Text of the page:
Our newest annotation analysis pipeline allows you to submit peptide sequences for annotation, analysis and clustering. The sequences you submit can be nucleotide or protein sequences of any kind, including non-antibody sequences. This article outlines all of the main options available in the Peptide Annotator.
- What is the Peptide Annotator?
- How do I run Antibody Annotator?
- Saving different settings as Profiles
What is the Peptide Annotator?
The Peptide Annotator annotates and clusters your input query sequences. You can choose to annotate the query sequences without a reference, or you can use a known template sequence as your reference - see Understanding Reference Databases.
The Peptide Annotator accepts both protein and nucleotide sequences of any nature - it is not dependent on a specific molecule or protein type. Some examples of sequences may include:
- Panning rounds of peptides 5-40+ amino acids long
- Domains/regions of proteins
- Lists of HCDR3 sequences
In addition to Clustering your input sequences, the Peptide Annotator also offers deeper analysis capabilities:
- Visualisation and recording of variants present compared to the reference database (if a reference database is used)
- Identification of sequence-based liabilities and a liability and sequence quality scoring system
- Custom clustering options
- A rich visualisation suite including a sequence explorer, alignment views, and a broad range of graphs to help you gain further observations from your data
To view a tutorial demonstrating the use of the Peptide Annotator, see Peptide Tutorial 1. Phage Display Libraries.
How do I run Peptide Annotator?
To run the Peptide Annotator, select a file in your folder and go to Annotation > Peptide Annotator from the dropdown:
To start the Peptide Annotator operation, adjust your options in the pop-up as desired and then click Run. This operation will output a Biologics Annotator Result file.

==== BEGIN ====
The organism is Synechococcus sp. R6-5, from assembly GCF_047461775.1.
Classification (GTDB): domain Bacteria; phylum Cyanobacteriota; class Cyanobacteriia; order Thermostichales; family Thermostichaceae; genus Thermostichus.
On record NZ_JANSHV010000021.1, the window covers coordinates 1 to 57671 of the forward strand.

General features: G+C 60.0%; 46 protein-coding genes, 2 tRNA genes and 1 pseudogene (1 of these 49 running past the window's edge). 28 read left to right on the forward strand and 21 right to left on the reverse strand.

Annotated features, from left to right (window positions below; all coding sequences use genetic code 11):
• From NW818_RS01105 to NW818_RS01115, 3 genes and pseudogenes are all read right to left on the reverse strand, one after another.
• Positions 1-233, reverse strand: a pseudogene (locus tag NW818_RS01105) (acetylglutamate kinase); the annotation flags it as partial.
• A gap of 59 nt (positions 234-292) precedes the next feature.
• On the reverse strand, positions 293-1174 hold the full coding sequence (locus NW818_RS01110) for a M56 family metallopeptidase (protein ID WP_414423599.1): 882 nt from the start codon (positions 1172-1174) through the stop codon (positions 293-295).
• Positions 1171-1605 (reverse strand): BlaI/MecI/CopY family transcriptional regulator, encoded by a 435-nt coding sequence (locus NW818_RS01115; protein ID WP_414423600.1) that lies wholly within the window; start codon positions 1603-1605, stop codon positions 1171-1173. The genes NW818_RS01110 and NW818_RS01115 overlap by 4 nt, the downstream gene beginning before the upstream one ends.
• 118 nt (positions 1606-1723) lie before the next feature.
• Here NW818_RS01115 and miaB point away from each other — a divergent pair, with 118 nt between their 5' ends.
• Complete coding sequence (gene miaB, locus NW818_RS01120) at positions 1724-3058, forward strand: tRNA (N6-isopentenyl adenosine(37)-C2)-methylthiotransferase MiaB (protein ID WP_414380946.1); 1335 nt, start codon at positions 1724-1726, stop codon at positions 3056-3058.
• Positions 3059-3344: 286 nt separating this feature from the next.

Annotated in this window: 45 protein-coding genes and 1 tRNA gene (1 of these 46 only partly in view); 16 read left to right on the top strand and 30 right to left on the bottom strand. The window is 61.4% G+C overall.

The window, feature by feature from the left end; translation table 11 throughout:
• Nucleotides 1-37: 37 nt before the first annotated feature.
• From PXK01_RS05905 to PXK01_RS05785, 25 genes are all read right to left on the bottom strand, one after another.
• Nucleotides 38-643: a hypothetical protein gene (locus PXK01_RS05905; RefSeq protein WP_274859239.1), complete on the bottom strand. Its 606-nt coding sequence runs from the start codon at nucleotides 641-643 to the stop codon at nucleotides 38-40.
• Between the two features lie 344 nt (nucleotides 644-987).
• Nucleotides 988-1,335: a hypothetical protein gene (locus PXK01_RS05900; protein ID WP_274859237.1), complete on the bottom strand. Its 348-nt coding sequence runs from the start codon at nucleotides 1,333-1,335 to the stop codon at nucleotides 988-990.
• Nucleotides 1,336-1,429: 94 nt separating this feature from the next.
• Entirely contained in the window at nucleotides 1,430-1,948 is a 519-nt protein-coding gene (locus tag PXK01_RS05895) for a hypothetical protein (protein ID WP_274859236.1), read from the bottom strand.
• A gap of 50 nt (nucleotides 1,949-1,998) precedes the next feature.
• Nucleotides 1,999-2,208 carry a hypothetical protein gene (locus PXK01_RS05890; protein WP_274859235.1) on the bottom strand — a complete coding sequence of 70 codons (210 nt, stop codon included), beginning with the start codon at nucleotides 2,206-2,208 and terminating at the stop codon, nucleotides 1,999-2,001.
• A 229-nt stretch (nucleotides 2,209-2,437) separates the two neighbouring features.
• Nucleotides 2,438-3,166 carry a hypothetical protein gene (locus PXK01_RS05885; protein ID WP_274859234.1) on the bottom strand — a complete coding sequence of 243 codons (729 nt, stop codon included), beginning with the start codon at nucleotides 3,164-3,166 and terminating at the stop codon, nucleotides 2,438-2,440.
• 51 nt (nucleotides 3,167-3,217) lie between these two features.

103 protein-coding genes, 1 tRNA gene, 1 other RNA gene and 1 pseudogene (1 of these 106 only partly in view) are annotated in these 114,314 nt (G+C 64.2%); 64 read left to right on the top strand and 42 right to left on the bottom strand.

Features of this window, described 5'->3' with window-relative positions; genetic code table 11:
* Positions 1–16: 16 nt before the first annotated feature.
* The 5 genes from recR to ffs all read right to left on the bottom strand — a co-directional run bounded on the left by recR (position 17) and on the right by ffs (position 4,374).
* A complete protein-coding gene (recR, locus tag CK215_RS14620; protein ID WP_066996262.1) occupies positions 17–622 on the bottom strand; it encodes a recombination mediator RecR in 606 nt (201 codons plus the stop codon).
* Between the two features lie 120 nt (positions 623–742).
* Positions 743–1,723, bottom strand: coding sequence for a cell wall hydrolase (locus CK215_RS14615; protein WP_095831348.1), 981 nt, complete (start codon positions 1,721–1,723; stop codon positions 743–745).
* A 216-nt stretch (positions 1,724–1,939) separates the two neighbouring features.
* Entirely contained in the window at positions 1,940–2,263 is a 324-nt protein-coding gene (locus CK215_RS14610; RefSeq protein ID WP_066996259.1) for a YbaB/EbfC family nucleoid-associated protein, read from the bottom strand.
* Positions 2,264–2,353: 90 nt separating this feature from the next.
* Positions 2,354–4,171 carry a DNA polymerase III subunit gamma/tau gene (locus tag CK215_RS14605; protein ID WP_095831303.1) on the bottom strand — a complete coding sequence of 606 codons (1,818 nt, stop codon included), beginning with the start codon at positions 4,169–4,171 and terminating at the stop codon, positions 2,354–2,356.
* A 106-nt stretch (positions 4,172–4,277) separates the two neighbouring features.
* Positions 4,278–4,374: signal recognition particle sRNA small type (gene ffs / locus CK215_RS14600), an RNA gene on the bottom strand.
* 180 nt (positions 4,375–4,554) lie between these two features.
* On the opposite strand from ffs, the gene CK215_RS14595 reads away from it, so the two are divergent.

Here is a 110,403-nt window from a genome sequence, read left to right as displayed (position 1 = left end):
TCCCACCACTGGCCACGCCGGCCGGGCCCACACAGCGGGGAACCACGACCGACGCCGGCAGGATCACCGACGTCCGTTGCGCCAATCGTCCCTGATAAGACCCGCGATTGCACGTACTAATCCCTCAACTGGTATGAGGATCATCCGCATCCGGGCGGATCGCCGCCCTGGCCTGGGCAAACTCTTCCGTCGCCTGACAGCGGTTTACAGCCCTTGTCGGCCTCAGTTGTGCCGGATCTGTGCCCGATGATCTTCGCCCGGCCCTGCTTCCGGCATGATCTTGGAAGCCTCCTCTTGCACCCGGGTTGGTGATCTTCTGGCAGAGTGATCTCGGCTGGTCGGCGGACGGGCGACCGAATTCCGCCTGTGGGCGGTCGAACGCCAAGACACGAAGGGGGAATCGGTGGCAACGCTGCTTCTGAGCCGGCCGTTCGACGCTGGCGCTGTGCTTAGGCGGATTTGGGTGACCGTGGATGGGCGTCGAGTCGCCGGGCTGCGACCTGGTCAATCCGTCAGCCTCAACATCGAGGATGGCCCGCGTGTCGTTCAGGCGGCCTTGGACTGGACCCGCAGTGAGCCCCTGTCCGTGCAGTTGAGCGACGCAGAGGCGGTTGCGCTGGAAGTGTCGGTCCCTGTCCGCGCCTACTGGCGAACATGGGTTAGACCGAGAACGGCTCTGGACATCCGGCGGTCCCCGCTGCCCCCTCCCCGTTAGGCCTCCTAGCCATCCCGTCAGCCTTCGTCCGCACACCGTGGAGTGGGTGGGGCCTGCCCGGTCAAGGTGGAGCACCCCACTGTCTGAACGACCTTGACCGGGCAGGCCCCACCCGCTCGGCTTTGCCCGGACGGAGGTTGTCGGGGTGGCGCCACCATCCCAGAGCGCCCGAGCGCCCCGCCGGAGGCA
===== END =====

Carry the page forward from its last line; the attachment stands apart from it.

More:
The following sections outline the steps to successfully carry out an analysis using the Peptide Annotator and how each section and option works.
The Peptide Annotator supports using no reference database, or using a General Template Reference Database. See General Template Databases to easily make your own.
- Multiple reference databases can be selected.
- This option will be automatically filled in if you used Batch Assemble Sanger Sequences with a Name Scheme. Name schemes are highly customisable, and allow you to use information contained within the sequence names (eg. well or donor/sample) to classify sequences and groups of sequences, or pull out this information into columns in your result.
Annotate variants from reference database
- To annotate and see the differences between your input sequences and reference sequences, select this option. The nucleotide and amino acid differences relative to your reference database(s) will be annotated on your input sequences and recorded in the All Sequences Table. For more information about viewing these differences and what they mean, see this article.
Calculate protein statistics
- This will calculate the Molecular Weight (kDa), the Isoelectric point, the charge at pH 7 and the Extinction Coefficient across the Full Sequence (no reference database) or the Template Region (when using a reference database).
- If a full Template Region can not be found these values will not be calculated.
Find liabilities and assets:
- To search and score amino acid or nucleotide motifs associated with deleterious post-translational modifications or any type of reduced antibody function or desirable motifs, select this option. The Peptide Annotator pipeline has a default set of sequence liability checks. These can also be customized, see how to Customize Sequence Liabilities and Assets.
Clustering provides a way to group your sequences based on shared identity/similarity across your sequences. To learn more about clustering and how it can help with interpreting your dataset, see Understanding "Clusters".